The family of Sheffield MP Harry Harpham have paid tribute to the ‘inspirational’ former miner.
The Brightside and Hills borough MP lost his battle with cancer, diagnosed just a few months after he won his seat at the general election.
The funeral of the former Clipstone Colliery miner and Sheffield Council deputy leader will take place at Sheffield Cathedral at 12.15pm on Tuesday, February 16, followed by a private cremation.
Harry leaves behind his wife Gill and children Annie, Kieron, Dan, Emily and Victoria and was a doting granddad to his first grandchild Layla Grace.
He is survived by his parents Frieda Annie Trigg, father Richard Harpham, two brothers and four sisters.
His brother Rick said: “Harry was our eldest brother and an inspiration to us all. Throughout family difficulties he showed us all the decent things in life.
“He always stood up for the underdog and what he felt was right.
“Harry was fiercely proud of his union roots. He was an NUM man throughout the miners’ strike and stood firm for a full year at his Nottinghamshire pit, even though many others crossed the picket line, something Harry would never have done.”
He said his brother was the first person in the family to go on to university after he left mining.
Tributes have continued to pour in for Mr Harpham.
Bolsover MP Dennis Skinner said: “He was a good colleague – I first met him when I was fundraising for David Blunkett in Brightside in 2010.
“I was full of admiration for him it and was a real shock when he died.”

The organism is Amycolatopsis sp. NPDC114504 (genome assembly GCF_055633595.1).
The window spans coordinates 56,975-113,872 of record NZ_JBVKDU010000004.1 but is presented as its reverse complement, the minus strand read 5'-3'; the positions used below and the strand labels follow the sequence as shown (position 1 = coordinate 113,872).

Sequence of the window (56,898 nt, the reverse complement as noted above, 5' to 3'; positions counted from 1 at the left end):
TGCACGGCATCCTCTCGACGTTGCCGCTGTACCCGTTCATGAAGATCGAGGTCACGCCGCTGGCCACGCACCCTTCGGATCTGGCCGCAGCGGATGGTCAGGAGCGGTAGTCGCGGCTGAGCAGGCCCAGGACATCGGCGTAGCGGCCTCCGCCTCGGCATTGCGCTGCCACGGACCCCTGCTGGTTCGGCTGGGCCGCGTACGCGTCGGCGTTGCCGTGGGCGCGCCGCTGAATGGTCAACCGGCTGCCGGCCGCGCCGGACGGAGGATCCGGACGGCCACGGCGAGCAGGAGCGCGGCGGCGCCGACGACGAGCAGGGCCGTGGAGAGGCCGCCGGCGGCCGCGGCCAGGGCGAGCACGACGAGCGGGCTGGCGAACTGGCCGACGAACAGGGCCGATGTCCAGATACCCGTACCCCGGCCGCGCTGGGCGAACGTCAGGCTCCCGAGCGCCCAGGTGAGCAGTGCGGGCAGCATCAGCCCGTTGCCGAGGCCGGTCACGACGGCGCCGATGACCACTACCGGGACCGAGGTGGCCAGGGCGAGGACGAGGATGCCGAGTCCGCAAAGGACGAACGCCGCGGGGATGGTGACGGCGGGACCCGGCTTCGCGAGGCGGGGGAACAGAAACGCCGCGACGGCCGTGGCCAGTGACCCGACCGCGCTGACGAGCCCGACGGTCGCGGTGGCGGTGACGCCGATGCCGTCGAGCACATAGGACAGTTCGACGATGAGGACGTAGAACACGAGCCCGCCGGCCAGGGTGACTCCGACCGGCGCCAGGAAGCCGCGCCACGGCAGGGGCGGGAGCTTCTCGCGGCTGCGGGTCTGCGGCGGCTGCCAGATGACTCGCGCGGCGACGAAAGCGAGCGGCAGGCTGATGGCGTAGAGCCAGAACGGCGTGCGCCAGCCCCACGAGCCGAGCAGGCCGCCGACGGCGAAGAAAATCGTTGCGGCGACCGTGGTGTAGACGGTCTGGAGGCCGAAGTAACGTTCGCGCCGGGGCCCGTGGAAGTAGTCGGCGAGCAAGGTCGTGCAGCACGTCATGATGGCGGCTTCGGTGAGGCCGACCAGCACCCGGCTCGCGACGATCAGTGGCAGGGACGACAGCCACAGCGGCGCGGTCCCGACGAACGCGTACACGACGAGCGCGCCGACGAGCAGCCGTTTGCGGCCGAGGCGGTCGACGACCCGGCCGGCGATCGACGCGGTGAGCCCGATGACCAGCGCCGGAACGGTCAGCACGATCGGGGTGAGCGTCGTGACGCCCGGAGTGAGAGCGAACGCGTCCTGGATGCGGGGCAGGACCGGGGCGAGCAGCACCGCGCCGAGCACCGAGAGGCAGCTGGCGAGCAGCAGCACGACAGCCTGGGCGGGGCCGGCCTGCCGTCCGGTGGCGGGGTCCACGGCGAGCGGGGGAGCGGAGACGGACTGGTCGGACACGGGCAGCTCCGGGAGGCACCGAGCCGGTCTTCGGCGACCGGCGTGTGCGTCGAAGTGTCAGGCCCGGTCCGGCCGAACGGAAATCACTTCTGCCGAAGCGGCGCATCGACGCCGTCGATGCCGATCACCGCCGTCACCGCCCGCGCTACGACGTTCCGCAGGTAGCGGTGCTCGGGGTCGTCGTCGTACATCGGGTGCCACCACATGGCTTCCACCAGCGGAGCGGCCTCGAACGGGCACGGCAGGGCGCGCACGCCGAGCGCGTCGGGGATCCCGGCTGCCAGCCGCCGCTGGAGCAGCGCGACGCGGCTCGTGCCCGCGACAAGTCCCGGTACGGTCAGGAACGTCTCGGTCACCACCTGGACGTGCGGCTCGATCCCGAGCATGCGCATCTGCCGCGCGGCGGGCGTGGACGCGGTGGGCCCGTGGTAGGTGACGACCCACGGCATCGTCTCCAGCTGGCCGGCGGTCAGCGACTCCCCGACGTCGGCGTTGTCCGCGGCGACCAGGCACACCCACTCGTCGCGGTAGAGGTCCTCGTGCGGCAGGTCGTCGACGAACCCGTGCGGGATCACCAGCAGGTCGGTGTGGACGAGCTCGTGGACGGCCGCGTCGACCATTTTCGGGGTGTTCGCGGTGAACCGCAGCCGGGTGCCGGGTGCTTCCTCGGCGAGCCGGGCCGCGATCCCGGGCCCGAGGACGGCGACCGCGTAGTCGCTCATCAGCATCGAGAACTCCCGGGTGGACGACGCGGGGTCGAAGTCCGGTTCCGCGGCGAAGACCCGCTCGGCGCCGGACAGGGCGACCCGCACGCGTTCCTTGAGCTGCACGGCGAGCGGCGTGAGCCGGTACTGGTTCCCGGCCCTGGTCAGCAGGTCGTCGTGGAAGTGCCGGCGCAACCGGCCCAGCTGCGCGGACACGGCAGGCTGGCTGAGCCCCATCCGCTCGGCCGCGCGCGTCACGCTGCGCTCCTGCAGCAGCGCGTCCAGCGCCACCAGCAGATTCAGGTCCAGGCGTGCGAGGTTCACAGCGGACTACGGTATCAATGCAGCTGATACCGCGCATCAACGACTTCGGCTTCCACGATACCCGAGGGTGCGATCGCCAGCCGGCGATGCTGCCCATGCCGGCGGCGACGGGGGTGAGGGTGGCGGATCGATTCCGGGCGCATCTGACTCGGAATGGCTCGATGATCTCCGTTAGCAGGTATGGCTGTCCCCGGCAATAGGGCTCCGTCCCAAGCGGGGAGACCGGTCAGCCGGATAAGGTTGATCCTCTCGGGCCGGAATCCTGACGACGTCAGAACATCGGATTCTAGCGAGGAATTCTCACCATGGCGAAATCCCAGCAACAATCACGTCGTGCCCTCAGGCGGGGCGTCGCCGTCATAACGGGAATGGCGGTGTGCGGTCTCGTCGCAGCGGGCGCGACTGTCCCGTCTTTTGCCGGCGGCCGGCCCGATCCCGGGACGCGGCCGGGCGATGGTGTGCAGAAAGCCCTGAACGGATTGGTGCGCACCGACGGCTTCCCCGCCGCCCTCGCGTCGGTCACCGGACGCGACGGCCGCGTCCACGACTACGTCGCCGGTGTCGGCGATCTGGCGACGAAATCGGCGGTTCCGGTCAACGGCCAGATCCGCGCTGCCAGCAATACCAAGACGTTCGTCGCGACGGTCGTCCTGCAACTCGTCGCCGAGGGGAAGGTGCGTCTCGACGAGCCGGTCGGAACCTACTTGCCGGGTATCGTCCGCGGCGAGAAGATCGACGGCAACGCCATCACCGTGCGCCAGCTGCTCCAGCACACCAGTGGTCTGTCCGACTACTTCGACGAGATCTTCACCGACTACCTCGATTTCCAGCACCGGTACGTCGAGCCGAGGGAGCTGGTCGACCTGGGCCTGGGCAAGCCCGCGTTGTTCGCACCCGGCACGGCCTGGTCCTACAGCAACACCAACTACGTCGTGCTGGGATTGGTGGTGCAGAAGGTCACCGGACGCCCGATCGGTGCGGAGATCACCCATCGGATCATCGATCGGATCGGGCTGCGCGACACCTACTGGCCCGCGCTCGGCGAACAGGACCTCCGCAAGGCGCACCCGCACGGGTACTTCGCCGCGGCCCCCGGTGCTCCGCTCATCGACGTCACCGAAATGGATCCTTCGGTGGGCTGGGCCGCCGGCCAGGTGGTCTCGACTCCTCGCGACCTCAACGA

Alan Spencer, secretary of Nottinghamshire area of the National Union of Mineworkers, said: “Harry was a coal face worker at Clipstone and was heavily involved in fundraising .
“He left Clipstone after the strike and took a degree in Politics in Sheffield but never forget his roots and worked tirelessly for the cause . He will be sadly missed – he has always been a loyal member of the NUM.”
Sheffield South East MP Clive Betts paid tribute after the Speaker of the House John Bercow praised Mr Harpham for having ‘first fought bravely his illness and then bore it with stoicism and fortitude’.
Mr Betts said: “He will probably be the last coal miner to be elected to this House of Commons.
“As you rightly said, despite the seriousness of his illness he was still here three weeks ago passionately arguing for the steel workers and steel industry of Sheffield.
“I think that was a fitting culmination to years of dedicated service to the people of Sheffield, including delivery of the Decent Homes programme which thousands of our tenants have benefited from.”